According to the report, Bowker shows that 727,125 ISBN numbers were assigned to self-published titles in 2015. That is three-quarter of a million self-published titles! Bowker reports that ISBN registrations made by self-publishers have grown more than 375 percent since 2010, climbing from 152,978 then to the 2015 figure of 727,125.

bowker-graph

However, a recent article by Publishing Perspectives cautions that this 727,125 ISBNs assigned in 2015 number should not be taken at face value. The reason for this is that many books tout two ISBN numbers—one for the print version and one for the ebook version. Therefore, the actual number of self-published titles may be a smaller figure.
I agree, that actual number of self-published books may be lower than the stated 727,125. However, I don’t think it is much lower because Bowker states that 573,965 ISBNs were assigned to self-published print books.

According to the report, Createspace alone assigned 423,718 ISBN numbers to print books. That is astounding! Createspace alone published almost half a million books in 2015. Createspace is growing by leaps and bounds. In 2014, Createspace assigned 292,167 ISBN numbers to print books—that is a 45% increase in books published via Createspace in one year.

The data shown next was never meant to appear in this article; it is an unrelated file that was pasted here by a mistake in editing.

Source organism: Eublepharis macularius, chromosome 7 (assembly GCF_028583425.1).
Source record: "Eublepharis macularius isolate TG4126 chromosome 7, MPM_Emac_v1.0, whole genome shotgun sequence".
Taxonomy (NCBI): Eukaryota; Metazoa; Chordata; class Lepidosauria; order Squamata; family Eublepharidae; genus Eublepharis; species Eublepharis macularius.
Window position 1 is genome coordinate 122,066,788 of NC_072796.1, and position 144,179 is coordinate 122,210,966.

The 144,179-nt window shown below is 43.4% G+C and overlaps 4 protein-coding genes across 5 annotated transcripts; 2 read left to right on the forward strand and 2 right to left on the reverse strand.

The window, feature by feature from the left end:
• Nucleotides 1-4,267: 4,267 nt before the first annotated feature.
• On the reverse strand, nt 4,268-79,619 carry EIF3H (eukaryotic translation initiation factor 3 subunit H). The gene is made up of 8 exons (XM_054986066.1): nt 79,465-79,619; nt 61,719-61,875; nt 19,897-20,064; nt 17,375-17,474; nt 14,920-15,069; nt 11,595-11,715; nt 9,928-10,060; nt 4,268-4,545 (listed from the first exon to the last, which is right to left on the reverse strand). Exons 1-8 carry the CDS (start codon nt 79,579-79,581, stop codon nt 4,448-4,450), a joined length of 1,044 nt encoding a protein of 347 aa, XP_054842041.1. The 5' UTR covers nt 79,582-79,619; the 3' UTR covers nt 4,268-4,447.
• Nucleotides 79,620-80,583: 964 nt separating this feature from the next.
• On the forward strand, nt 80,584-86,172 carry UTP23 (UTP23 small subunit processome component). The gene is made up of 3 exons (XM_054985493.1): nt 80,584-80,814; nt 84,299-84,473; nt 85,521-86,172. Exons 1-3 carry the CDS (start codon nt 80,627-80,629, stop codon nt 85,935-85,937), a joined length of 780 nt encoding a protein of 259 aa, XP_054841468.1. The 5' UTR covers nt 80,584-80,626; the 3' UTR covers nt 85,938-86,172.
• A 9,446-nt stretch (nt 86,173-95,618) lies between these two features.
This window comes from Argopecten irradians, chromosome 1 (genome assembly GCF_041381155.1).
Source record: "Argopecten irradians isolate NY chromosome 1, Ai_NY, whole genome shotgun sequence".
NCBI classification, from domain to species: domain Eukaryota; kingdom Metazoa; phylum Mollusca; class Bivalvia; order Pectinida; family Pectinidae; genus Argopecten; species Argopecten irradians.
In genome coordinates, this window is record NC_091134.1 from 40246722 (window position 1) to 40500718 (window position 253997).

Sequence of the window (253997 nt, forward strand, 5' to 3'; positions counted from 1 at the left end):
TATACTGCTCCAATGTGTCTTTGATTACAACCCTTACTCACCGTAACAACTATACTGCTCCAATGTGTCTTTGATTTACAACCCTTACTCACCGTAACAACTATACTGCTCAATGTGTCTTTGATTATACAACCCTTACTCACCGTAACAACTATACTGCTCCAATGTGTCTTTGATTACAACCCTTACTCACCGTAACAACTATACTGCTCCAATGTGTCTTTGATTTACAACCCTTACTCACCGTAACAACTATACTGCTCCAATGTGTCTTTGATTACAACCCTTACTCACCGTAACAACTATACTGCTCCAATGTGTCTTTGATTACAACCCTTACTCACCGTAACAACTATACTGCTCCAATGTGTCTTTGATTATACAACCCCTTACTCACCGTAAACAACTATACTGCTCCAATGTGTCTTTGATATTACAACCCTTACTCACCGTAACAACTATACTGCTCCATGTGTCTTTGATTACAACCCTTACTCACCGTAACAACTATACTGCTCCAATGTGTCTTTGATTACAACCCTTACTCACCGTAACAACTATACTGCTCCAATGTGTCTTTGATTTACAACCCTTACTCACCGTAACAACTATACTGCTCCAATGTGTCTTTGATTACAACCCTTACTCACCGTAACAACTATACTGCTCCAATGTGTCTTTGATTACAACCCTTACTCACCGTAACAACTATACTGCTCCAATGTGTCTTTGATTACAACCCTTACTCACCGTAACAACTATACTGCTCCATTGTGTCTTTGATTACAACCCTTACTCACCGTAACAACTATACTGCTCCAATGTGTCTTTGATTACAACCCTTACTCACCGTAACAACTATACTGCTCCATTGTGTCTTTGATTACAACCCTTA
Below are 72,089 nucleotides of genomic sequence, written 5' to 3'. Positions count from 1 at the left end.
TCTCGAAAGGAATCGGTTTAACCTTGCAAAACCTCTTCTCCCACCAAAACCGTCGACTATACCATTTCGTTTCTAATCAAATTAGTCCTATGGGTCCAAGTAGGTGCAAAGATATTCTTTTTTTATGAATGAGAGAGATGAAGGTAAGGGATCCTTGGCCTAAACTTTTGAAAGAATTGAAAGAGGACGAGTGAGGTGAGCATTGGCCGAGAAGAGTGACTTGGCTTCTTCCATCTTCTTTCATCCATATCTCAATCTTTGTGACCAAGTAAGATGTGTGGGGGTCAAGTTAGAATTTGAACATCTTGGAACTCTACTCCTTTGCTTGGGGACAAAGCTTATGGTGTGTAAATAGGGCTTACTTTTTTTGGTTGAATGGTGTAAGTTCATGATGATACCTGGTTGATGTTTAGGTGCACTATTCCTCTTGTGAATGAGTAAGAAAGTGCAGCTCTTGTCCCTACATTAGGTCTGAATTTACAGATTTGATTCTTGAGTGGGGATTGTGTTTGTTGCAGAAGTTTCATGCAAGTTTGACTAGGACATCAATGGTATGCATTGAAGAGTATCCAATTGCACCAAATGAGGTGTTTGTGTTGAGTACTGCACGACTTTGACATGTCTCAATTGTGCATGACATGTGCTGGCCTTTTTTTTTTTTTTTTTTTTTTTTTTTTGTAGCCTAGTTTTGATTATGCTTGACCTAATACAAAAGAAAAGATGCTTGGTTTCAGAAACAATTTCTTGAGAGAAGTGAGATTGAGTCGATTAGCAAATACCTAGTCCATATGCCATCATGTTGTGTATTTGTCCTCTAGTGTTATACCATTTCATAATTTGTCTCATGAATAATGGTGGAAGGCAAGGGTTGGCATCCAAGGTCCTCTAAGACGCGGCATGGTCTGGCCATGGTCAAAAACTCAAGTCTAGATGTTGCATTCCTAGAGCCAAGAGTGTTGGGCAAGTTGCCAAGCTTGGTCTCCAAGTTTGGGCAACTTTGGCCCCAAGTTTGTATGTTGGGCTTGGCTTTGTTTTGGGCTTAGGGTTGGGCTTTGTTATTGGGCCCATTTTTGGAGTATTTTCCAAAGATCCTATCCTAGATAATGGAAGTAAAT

I began to wonder whether all of Createspace’s business was growth for self-publishing—or, were more authors choosing to use Createspace over the traditional self-publishing houses like Xulon, Westbow, Lulu, and Xlibris. So, I checked the numbers just for print books.

Bowker assigned 573,965 ISBNs for print books to self-publishing entities in 2015. This was an increase of 146,755 over the number they assigned in 2014 for print books, which was 427,210. Hence, Createspace’s increase of 131,551 additional print books produced from 2014 to 2015 was indeed part of self-publishing’s growth.

Clearly, Createspace is far and away the number one producer of self-published titles. This clearly speaks to the power of free entry. After all, to produce a book via Createspace requires no upfront fees, making it feasible for just about anyone to publish a book via Createspace.

If you have independently published via Createspace or another route, the continued increase in self-published books is good news and bad news.

The good news is that self-publishing has become an acceptable way to produce a book. As self-publishing grows, the quality of books produced in this manner grows. It is becoming more difficult to distinguish self-published books from those published by traditional publishing houses. The number of independent authors now showing up on prominent bestseller lists indicates that readers are embracing author-published titles.

The bad news is that the competition gets tougher as more books are published and fight for readers’ attention. Stiffer competition makes it harder for your book to stand out from the pack. As an independently published author, you must take marketing seriously if you want to sell books.